Children of Men


Children of Men
Children of Men

Theatrical poster showing Clive Owen
Directed by Alfonso Cuarón
Produced by Marc Abraham
Brian Grazer
Jeffrey Katzenberg
Eric Newman
Iain Smith
Hilary Shor
Tony Smith
Ron Howard
Thomas Bliss
Armyan Bernstein
Jake Eberts
Screenplay by Alfonso Cuarón
Timothy J. Sexton
David Arata
Mark Fergus and Hawk Ostby
Clive Owen (uncredited)[1]
Based on The Children of Men by
P. D. James
Starring Clive Owen
Julianne Moore
Michael Caine
Claire-Hope Ashitey
Chiwetel Ejiofor
Pam Ferris
Danny Huston
Music by John Tavener
Christophe Beck
Jeff Danna
Cinematography Emmanuel Lubezki
Editing by Alfonso Cuarón
Alex Rodríguez
Studio Strike Entertainment
Relativity Media
Hit and Run Productions
Distributed by Universal Pictures
Release date(s) December 25, 2006
Running time 105 minutes
Country United Kingdom
Language English
Budget £37 million
(US$76 million)[2]
Box office $69,959,751

Children of Men is a 2006 American-British science fiction film loosely adapted from P. D. James's 1992 novel The Children of Men, directed by Alfonso Cuarón. In 2027, two decades of human infertility have left society on the brink of collapse. Illegal immigrants seek sanctuary in England, where the last functioning government imposes oppressive immigration laws on refugees. Clive Owen plays civil servant Theo Faron, who must help a pregnant West African refugee (Claire-Hope Ashitey) escape the chaos. Children of Men also stars Julianne Moore, Michael Caine, Pam Ferris, and Chiwetel Ejiofor.

The film was released on September 22, 2006 in the UK and on December 25 in the US, with critics noting the relationship between the Christmas opening and the film's themes of hope, redemption and faith. Children of Men received positive reviews and was recognised for its achievements in screenwriting, cinematography, art direction and innovative single-shot action sequences. The film was nominated for Best Adapted Screenplay, Best Cinematography and Best Film Editing at the 79th Academy Awards. It won two British Academy Film Awards and received the Saturn Award for Best Science Fiction Film.

Contents

Plot

The year is 2027 and the youngest person in the world, 18-year-old "Baby" Diego, has just been stabbed to death. Worldwide infertility of unknown causes has led to social unrest, violence, chaos, and the collapse of society. The United Kingdom, which still has a government, is deluged by asylum seekers. In response, it has become a militarised police state as British forces round up and detain immigrants. Kidnapped by an immigrant rights group known as "The Fishes," former activist turned cynical bureaucrat Theo Faron (Clive Owen) is surprised to see its leader is his estranged wife Julian Taylor (Julianne Moore). The couple parted ways after their son died from a flu pandemic in 2008. Julian offers Theo money to acquire transit papers for a young female refugee named Kee (Clare-Hope Ashitey), which Theo obtains from his cousin Nigel (Danny Huston), a government minister. However, the papers require the bearer to be accompanied, so Theo agrees to escort Kee in exchange for more money. Luke (Chiwetel Ejiofor), a Fishes member, drives Theo, Kee, Julian, and Miriam (Pam Ferris), a midwife, towards the coast to a boat. They are ambushed by an armed gang and Julian is fatally shot. Two police officers stop their car, but Luke kills them, and the group escapes to a safe house.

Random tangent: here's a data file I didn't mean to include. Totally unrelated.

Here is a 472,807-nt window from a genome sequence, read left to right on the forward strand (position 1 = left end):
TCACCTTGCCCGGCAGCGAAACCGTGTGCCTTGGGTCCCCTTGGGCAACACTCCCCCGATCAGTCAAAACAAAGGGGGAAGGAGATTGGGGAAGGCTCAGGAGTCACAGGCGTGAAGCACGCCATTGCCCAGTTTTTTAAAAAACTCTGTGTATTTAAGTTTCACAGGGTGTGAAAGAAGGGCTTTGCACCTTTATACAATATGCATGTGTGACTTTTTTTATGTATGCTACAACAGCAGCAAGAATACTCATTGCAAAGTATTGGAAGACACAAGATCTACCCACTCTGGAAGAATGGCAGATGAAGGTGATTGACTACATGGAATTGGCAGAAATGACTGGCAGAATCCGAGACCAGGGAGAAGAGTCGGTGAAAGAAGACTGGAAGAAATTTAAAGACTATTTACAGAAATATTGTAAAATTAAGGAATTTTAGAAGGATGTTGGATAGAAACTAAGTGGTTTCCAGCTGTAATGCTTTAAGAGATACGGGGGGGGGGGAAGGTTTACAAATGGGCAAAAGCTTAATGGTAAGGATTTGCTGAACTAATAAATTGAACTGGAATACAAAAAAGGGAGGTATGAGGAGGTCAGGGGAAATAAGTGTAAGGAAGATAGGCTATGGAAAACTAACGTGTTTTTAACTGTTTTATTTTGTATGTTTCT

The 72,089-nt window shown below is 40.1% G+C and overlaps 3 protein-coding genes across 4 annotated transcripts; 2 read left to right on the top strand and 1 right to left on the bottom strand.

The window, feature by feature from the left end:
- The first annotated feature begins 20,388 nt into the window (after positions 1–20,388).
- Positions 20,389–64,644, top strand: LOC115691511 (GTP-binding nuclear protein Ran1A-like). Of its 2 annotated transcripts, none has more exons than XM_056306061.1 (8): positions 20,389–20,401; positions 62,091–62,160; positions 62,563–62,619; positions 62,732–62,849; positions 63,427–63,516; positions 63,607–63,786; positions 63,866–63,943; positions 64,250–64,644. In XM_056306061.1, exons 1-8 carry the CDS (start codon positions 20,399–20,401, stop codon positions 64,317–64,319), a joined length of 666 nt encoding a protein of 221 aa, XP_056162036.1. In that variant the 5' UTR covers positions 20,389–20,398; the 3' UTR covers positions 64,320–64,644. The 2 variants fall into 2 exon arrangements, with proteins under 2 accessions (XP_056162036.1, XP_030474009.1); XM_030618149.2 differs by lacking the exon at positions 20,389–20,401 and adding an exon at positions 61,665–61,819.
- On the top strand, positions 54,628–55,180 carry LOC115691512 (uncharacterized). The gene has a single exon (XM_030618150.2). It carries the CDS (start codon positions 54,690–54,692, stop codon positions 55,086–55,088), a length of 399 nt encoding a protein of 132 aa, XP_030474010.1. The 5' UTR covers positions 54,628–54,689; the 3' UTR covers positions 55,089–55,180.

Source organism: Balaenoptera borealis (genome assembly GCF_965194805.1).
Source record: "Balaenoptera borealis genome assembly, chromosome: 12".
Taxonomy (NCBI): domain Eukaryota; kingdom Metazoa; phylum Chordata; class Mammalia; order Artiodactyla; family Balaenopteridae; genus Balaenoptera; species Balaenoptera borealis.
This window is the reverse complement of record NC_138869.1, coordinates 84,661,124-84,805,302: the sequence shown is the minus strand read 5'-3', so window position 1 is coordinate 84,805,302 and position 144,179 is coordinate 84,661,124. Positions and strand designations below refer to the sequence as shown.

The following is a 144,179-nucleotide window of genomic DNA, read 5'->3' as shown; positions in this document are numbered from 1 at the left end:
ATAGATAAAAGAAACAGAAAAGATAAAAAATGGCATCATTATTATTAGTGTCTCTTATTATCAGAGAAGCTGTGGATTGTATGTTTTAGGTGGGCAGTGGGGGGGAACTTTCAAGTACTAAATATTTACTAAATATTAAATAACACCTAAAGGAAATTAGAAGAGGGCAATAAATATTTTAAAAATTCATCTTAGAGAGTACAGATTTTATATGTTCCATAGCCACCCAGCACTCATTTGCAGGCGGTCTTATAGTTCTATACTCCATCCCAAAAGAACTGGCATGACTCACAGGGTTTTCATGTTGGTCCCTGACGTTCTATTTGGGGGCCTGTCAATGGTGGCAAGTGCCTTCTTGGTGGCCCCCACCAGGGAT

Kee reveals to Theo that she is pregnant, and that Julian told her that she should trust only him. Julian had intended to hand Kee over to the "Human Project", a group of scientists dedicated to curing infertility, supposedly based in the Azores. However, Luke proposes keeping Kee in England, and she agrees to stay. Later that night, Theo awakens and eavesdrops on a meeting of Luke and other members. He discovers that Julian's death was orchestrated by the Fishes so they could use Kee's baby as a tool to support the coming revolution. Theo wakes Kee and Miriam and they steal a car, escaping to the secluded hideaway of aging hippie Jasper Palmer (Michael Caine), a former political cartoonist and Theo's friend. A plan is formulated to board the Human Project ship Tomorrow which will arrive offshore from the Bexhill refugee camp. Jasper proposes getting Syd (Peter Mullan), a camp guard, to smuggle them in. The Fishes trail the group to Jasper's hideout, but Theo, Miriam, and Kee get away. Jasper stays behind to try to buy them some time. Before the Fishes arrive, he gives the government-issued suicide drug Quietus to his catatonic wife. Jasper is gunned down by the Fishes in cold blood, horrifying Theo, who witnesses his murder before escaping with Miriam and Kee.